I got stuck one winter in the mountains of Idaho having nothing to eat but elk meat and pancakes (no syrup) for six weeks. ANYTHING green would have been welcome! The next summer I learned how to sprout alfalfa and Mung beans and kept bags of them around, just in case.
I remembered doing this just in a jar in my cupboard, but it’s been a few years, so I consulted with Wyzyrd on sprouting. Wyzyrd does it in a canning jar that he cut a piece of screen out over the top for under the ring (or you could just use a rubber band around the screen.
He said to let the beans/seeds soak overnight, rinse in fresh water, drain the water and sit it someplace out of the way for three days and you have sprouts! You don’t need much water and you don’t need light. When they grow to where you want to eat them, rinse and eat or refrigerate in a baggie. Good for about 2 to 3 days if refrigerated.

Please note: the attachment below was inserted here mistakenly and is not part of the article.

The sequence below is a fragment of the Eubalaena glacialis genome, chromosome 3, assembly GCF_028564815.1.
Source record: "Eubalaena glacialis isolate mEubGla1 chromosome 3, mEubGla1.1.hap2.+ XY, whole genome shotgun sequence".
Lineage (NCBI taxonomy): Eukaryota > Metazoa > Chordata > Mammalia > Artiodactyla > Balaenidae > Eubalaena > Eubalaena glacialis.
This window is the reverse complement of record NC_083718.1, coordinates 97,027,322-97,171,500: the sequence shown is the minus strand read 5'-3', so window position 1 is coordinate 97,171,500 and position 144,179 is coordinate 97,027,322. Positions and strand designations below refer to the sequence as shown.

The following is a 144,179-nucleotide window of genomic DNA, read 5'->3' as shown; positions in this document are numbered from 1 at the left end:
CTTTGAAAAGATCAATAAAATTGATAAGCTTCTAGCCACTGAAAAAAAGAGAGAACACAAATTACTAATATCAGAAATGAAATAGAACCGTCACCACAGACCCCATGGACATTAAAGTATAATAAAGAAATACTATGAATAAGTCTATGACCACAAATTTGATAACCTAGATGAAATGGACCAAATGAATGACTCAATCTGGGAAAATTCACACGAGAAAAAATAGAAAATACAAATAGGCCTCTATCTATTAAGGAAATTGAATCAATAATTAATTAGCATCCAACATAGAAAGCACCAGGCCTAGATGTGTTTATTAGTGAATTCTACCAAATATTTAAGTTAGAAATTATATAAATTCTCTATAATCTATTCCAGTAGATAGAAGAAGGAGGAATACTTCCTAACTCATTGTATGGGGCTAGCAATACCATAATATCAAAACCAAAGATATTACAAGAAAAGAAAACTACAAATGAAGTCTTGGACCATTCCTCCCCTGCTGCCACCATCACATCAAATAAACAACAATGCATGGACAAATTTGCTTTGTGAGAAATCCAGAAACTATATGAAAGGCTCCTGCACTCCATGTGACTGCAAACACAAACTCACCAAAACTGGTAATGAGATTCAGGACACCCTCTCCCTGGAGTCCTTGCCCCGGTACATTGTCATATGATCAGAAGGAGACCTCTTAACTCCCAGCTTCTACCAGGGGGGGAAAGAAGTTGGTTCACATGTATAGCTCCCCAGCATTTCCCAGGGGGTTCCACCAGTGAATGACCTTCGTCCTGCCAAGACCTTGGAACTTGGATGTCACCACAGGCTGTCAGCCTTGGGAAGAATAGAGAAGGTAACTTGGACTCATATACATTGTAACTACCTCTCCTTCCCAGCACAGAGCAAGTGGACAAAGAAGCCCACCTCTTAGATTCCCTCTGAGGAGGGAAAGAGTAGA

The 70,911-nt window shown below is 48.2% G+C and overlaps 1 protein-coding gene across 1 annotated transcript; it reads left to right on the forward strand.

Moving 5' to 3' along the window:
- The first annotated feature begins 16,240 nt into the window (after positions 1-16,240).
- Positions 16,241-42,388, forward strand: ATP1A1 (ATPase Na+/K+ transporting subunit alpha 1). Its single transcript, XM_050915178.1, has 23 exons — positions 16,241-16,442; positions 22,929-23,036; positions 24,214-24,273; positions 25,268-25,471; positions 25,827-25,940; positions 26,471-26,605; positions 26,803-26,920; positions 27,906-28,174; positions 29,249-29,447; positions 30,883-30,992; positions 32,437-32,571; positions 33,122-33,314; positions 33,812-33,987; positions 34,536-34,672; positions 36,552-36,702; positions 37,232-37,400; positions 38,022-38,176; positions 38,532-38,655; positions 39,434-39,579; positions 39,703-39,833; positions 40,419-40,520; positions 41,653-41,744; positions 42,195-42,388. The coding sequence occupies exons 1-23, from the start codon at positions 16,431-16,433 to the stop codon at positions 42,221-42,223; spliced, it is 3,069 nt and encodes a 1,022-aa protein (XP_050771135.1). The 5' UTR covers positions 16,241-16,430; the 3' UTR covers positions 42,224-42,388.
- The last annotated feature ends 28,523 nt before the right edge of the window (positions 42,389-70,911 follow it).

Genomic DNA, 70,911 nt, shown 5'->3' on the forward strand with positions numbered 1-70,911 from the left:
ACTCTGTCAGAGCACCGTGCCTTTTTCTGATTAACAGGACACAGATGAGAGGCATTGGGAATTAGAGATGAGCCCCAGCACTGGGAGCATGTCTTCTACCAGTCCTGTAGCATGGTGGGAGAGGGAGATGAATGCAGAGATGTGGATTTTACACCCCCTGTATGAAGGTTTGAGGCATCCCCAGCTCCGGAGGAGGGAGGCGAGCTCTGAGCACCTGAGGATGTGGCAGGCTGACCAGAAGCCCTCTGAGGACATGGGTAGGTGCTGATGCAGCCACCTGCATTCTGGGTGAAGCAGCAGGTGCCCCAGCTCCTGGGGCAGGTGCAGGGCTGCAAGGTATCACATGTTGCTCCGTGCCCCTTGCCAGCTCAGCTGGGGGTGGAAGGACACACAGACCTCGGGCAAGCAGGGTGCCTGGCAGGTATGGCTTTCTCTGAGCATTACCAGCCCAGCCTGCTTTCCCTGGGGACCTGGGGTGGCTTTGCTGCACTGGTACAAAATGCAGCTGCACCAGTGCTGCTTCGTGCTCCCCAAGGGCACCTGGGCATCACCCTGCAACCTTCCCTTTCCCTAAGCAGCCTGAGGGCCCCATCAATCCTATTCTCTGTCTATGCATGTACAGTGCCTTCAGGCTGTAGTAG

Sprouts are extremely nutritious, can be used with lettuce or as a substitute for lettuce or other greens, or eaten as is.
Or add to your cans of soup for volume to fill you up! All they need is moisture and warmth (room temperature is fine) and you will have fresh greens in 3 days. The seeds are usually small and keep a long time—excellent for long term storage!
And honestly, if you are actually being thoughtful about how you are storing food and working from some kind of survival food list, greens should already be a part of it.
Check out this simple sprouting package can be used with your wide mouth Mason jars, and contains: clover, alfalfa, radish, mustard, chick peas, lentils, and peas.